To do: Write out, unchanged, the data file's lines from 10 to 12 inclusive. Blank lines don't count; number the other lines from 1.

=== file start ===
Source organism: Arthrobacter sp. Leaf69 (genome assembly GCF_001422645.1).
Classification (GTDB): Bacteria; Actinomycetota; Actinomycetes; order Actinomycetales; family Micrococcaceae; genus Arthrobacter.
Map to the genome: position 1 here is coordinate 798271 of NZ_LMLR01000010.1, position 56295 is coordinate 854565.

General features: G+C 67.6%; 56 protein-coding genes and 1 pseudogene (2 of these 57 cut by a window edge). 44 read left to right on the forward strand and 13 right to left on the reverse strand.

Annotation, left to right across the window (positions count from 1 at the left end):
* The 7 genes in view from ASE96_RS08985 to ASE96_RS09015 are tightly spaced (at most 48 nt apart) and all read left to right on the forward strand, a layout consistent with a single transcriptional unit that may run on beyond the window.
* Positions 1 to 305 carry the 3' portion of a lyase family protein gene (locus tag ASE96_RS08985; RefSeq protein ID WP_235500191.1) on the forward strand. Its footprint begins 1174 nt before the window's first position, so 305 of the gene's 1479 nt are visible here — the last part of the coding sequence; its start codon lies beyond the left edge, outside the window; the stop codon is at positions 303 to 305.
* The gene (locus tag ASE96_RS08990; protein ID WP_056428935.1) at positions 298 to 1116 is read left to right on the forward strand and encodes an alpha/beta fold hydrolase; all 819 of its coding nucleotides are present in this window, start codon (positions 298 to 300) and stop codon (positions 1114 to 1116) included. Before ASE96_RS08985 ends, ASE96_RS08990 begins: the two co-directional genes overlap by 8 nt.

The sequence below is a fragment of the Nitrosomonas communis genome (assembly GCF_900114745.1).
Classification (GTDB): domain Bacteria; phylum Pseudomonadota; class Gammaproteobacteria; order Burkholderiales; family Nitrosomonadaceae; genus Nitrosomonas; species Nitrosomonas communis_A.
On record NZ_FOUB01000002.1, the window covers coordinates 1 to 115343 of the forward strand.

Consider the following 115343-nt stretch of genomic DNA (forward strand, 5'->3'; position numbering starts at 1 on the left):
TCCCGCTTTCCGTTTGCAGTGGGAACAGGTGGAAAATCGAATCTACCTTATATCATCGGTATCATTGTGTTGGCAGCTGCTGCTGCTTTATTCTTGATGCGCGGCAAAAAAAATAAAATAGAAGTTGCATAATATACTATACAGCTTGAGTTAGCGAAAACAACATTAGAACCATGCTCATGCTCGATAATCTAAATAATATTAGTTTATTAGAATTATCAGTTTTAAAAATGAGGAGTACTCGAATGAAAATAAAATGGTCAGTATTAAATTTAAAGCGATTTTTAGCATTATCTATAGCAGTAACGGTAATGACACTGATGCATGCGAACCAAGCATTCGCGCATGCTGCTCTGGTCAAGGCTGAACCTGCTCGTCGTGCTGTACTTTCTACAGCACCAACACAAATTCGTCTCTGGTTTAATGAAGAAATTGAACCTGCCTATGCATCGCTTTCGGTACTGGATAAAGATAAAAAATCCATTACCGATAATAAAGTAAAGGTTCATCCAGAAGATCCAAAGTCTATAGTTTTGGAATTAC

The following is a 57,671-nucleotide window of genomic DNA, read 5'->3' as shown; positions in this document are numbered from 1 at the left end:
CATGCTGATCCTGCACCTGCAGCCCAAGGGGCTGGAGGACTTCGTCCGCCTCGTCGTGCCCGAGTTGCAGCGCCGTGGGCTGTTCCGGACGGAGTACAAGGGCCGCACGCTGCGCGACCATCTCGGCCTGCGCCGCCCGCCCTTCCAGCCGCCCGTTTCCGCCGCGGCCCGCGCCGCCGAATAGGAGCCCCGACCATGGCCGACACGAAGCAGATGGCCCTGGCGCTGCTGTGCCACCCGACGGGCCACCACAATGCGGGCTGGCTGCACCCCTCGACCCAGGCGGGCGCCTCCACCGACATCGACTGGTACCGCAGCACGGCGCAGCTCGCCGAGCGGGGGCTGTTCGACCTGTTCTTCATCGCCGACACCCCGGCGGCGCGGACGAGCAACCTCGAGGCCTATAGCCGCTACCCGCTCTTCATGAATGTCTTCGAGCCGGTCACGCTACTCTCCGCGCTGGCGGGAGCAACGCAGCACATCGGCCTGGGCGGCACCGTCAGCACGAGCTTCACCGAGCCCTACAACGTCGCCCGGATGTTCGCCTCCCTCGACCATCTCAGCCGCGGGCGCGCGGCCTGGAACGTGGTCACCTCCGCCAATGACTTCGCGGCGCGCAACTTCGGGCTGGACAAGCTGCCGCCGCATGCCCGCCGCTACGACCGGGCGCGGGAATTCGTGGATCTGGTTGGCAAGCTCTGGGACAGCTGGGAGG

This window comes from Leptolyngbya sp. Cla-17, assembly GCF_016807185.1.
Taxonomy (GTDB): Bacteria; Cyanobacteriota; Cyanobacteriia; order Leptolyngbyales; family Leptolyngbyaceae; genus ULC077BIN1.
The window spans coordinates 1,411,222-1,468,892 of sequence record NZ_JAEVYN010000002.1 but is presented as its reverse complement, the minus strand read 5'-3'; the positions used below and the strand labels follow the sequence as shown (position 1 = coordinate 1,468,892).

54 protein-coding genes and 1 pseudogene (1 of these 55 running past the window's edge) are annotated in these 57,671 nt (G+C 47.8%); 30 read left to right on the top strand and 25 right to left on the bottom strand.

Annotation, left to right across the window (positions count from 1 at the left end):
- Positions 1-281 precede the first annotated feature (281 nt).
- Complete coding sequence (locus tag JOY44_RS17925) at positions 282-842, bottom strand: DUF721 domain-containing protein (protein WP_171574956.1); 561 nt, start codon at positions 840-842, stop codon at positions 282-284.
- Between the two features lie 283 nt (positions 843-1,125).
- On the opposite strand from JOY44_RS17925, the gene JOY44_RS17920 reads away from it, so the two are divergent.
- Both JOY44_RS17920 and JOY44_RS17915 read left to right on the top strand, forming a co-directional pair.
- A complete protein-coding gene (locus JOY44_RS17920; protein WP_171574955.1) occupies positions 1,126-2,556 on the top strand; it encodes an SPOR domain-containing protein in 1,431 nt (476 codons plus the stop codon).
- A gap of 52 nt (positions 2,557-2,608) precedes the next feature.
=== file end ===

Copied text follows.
Classification (GTDB): domain Bacteria; phylum Pseudomonadota; class Gammaproteobacteria; order Burkholderiales; family Nitrosomonadaceae; genus Nitrosomonas; species Nitrosomonas communis_A.
On record NZ_FOUB01000002.1, the window covers coordinates 1 to 115343 of the forward strand.

Consider the following 115343-nt stretch of genomic DNA (forward strand, 5'->3'; position numbering starts at 1 on the left):